It’s no surprise that your work in the nonprofit world demands that you wear many hats, and all with expertise and poise. A phone call from a donor might put your afternoon in a whole different direction, while a last-minute presentation may have you running out the door. More and more development departments are being asked to do more with less—dual titles including planned and major giving and being asked to raise 6-figure gifts while managing staff and running the annual “duck race” have become the norm.
How, then, do you continually reach that level of perfection that you’re well-known for—that you strive for daily—when you feel as though you’re being pulled in all different directions?
The key is to stop thinking you have to be perfect. Instead, strive for excellence in all that you do.
There’s a fine line between a healthy tendency for perfection and excellence, and unhealthy or disruptive perfection. Like most habits, it’s a continuum in your thinking, whether you have isolated moments (like in a one-time high-stress proposal pitch) or nonstop, always present thinking (even in low-key social situations, like a lunch with coworkers or a team-building retreat).
Here are just a few traits of perfectionists:
- Delegating—it’s hard for you to do. It’s easier to do the task yourself, even if you’re overloaded with projects and deadlines. Naturally, others just won’t do as good of a job as you would do. (They will, of course, but they might not do it in the same way, which makes you squirm a little in your seat.)
- Should I or shouldn’t I? Indecisiveness reigns. This goes beyond the occasional uncertainty about a situation or problematic issue and moves into everyday decisions, even about the small stuff. You continually tinker with projects, and maybe even miss deadlines or hold up coworkers, so you can review the job one more time and get it exactly right.
- Give me the “goods.” Your self-confidence and sense of worth come from others. Accomplishments and how others react and interact with you signal if you’re smart enough or good enough. (“I should have been more prepared for my donor luncheon and known all the answers to her questions! Now I’ve ruined the relationship and won’t get the gift.”)
- I’m not going there. Regularly procrastinating or avoiding situations that you think might make you look inferior may be routine for you, because you have a fear of failure. (“Large-group presentations unnerve me, so I’m going to decline the lunch presentation about our new community food bank.”)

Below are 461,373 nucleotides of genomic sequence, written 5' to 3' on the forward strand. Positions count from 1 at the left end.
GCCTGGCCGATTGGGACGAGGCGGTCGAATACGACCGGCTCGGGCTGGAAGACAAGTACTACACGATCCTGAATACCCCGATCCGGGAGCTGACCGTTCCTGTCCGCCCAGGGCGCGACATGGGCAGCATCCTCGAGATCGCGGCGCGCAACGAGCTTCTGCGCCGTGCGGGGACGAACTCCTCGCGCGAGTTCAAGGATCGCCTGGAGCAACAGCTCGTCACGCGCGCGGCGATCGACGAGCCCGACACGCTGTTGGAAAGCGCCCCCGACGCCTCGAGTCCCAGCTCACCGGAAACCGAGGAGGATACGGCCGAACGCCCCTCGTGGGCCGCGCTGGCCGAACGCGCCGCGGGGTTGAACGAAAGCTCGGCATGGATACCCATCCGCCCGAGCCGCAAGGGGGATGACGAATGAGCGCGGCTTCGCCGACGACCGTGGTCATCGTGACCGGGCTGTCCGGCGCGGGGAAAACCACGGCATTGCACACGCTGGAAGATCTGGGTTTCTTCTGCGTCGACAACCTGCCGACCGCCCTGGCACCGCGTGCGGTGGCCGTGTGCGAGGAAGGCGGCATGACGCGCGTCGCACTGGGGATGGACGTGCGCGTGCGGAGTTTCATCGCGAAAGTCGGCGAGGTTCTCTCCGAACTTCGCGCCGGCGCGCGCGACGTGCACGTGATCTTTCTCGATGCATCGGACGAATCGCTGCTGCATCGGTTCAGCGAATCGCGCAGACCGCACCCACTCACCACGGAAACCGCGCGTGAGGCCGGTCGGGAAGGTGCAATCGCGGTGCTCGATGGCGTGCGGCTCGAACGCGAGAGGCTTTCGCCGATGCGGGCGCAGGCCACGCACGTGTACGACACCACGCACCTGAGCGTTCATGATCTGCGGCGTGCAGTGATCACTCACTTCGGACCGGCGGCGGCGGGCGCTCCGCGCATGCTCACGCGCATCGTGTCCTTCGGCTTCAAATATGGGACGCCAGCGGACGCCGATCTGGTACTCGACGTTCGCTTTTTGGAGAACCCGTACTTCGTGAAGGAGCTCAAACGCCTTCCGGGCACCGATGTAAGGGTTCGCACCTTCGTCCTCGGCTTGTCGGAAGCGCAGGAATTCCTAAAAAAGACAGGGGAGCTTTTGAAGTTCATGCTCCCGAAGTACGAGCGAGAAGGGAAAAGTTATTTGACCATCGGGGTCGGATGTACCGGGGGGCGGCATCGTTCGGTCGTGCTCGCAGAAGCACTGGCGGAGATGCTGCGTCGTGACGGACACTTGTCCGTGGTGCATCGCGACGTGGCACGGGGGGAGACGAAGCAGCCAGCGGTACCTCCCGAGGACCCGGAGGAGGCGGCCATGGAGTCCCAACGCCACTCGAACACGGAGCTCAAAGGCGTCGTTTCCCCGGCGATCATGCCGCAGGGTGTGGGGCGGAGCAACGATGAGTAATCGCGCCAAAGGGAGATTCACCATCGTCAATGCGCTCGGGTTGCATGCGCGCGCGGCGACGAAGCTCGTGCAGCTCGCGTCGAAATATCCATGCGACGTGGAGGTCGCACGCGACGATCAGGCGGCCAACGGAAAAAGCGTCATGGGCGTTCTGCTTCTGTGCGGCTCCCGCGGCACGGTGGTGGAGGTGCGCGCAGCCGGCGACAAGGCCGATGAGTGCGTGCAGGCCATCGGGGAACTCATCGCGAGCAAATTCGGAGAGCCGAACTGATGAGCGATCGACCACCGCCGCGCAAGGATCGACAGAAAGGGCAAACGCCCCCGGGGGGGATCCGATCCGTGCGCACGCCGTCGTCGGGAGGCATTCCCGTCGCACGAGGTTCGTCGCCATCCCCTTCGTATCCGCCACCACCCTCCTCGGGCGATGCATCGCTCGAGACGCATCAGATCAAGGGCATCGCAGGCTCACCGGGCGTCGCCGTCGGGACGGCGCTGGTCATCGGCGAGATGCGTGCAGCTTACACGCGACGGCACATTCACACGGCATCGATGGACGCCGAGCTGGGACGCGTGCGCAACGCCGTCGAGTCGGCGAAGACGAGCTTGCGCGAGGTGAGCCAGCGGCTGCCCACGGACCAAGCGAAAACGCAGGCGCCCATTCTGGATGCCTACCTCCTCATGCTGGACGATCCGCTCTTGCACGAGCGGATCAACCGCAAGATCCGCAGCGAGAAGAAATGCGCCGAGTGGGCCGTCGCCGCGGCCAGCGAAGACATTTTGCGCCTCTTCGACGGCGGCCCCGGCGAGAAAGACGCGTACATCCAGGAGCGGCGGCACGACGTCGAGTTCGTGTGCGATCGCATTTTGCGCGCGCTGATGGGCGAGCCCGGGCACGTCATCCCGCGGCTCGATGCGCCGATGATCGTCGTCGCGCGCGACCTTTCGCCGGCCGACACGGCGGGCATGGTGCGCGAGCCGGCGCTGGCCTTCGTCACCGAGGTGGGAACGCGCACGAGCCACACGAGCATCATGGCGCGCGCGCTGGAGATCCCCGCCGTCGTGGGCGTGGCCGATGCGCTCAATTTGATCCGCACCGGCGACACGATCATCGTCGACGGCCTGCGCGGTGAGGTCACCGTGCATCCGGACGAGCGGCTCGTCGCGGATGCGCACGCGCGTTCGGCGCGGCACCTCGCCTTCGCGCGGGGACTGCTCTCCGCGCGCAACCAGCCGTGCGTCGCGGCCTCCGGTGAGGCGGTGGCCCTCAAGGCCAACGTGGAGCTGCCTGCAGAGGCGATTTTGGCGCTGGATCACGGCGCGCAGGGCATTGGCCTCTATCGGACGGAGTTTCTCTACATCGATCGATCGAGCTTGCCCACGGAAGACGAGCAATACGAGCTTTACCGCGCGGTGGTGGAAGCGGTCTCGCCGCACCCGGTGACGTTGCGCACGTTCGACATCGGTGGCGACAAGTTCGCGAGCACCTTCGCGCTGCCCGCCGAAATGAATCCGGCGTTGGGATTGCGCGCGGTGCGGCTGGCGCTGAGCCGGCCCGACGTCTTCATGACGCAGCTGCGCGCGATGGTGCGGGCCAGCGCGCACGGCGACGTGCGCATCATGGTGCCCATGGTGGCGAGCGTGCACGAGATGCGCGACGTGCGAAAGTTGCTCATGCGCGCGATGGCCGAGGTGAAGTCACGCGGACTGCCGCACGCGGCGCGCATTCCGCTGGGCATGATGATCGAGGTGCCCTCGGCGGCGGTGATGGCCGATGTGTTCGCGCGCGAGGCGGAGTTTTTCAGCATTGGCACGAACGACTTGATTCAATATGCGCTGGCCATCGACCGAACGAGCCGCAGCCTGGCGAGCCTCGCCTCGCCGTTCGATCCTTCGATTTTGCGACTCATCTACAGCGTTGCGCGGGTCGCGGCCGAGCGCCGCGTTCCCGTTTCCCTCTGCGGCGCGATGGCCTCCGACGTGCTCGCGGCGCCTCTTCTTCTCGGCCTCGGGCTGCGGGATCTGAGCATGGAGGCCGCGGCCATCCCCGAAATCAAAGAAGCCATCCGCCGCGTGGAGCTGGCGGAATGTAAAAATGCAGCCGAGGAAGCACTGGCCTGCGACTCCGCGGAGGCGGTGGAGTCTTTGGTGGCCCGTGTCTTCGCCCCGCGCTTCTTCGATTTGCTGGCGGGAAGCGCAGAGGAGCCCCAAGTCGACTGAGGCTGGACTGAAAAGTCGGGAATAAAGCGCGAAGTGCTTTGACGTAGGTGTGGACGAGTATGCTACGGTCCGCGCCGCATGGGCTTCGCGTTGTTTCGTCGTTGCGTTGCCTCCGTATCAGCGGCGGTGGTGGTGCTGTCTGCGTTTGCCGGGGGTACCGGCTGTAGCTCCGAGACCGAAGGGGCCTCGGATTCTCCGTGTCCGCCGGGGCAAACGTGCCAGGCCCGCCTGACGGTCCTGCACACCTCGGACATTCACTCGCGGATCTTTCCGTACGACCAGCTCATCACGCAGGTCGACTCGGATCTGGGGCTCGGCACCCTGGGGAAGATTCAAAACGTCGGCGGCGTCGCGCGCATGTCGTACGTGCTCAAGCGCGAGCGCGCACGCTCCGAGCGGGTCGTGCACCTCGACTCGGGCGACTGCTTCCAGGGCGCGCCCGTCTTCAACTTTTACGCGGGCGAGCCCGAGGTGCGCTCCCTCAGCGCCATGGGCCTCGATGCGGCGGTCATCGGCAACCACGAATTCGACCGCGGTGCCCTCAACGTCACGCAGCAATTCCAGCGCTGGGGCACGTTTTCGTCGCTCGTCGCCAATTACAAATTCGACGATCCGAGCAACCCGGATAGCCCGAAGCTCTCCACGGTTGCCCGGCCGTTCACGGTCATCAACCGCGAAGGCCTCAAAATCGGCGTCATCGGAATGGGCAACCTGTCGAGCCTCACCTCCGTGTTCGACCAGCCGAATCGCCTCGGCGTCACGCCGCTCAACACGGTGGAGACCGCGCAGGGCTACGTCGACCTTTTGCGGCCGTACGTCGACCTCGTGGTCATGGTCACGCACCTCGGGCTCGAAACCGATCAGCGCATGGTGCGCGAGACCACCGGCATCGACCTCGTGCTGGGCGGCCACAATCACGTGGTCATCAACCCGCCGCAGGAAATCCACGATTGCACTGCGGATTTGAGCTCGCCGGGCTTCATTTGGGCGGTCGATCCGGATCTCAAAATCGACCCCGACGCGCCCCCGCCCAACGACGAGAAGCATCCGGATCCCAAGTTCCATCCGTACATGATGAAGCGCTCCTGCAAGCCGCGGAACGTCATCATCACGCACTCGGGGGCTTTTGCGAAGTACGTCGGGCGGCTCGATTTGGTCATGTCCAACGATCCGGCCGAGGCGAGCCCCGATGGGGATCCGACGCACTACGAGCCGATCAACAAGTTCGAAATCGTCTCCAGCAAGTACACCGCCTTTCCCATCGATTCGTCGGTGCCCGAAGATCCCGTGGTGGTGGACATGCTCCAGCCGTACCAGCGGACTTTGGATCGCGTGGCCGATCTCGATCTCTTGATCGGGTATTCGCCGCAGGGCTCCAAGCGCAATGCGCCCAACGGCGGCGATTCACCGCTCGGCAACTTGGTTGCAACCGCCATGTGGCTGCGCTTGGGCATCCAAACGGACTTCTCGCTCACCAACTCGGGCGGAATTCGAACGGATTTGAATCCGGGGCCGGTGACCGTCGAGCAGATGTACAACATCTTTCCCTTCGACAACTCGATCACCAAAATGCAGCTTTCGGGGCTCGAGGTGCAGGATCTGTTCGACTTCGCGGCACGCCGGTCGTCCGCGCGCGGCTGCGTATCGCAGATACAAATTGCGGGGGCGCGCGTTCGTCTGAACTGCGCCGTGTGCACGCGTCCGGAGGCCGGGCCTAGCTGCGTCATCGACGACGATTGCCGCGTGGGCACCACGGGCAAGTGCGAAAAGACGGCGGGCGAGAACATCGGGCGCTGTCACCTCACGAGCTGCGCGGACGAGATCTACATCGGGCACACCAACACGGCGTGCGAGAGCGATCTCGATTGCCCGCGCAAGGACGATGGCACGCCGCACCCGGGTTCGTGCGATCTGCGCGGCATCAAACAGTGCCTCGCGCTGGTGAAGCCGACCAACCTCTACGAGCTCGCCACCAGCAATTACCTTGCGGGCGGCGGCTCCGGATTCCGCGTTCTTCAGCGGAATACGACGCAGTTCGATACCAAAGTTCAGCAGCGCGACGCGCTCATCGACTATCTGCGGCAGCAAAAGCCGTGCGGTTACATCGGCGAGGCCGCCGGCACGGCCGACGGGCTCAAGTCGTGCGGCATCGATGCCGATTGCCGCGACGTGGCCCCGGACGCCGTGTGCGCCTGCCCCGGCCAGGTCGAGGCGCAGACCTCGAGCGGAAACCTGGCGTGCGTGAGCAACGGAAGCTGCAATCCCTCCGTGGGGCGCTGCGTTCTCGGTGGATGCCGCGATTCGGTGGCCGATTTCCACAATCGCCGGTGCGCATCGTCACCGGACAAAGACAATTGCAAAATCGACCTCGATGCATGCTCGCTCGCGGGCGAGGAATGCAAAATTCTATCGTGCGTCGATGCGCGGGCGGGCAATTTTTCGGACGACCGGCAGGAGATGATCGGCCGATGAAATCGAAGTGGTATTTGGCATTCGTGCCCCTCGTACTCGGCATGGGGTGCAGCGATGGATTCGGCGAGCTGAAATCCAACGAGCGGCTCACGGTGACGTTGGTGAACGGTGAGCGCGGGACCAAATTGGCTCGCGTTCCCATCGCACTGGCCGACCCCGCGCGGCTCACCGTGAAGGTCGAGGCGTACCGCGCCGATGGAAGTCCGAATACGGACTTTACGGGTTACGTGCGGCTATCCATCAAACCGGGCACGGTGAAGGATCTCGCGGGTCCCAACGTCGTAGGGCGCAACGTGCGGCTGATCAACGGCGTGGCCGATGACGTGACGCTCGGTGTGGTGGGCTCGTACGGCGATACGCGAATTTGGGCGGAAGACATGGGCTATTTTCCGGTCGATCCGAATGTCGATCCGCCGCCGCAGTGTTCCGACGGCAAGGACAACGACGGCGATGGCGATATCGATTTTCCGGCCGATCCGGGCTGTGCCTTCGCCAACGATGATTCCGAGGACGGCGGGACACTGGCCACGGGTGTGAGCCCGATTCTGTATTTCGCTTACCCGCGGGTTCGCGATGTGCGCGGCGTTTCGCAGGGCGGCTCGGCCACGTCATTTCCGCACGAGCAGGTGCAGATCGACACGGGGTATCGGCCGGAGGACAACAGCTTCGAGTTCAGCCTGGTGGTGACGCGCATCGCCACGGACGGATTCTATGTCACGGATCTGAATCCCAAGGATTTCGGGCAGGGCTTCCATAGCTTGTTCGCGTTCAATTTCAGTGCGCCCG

Striving for excellence lifts you up, not drags you down.
The first step—the one thing, says author Erin Dougherty—in overcoming the need for perfection is to SURRENDER.
“When we surrender to the moment, to change, to messiness or imperfection, we allow the seeds of excellence to grow,” she writes. “Excellence is that drive toward raising ourselves up to our own highest good, thereby allowing our unique gifts, talents and personalities to benefit the highest good of all. … Surrender also invites self-forgiveness, an act all perfectionists need to practice daily.”
RECOGNIZE that perfection is self-defeating. If you constantly berate yourself you’ll never get anywhere. You’ll just get caught up in the wheel that endlessly spins around.
PREPARE instead of procrastinating. If you put off things to the last minute because you feel the overloaded sensation of having to do it perfectly, you might become more easily frazzled and miss a deadline. Plan and organize your time, so that you can accomplish tasks without the unnecessary stress.
ACTING AS IF. Like pretend, but for grown-ups. It’s the idea of doing the action first to get the quality you want, or acting as if you already possess that quality. If you want to feel happier, for example, first laugh or smile. In our case, if you want to let go of perfectionism, first let go of that first draft for review, even if it contains a misspelling. Check out this engaging animation of the As If Principle for a better understanding of how it works.
Looking for more ways to achieve excellence at work? Start by making the most of the minutes in your day.
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[…] respect most will certainly admit to not knowing everything. But they are continually learning and seeking excellence, not perfection, in their work. They also make time to thank those who helped them out along the way. Speaking of […]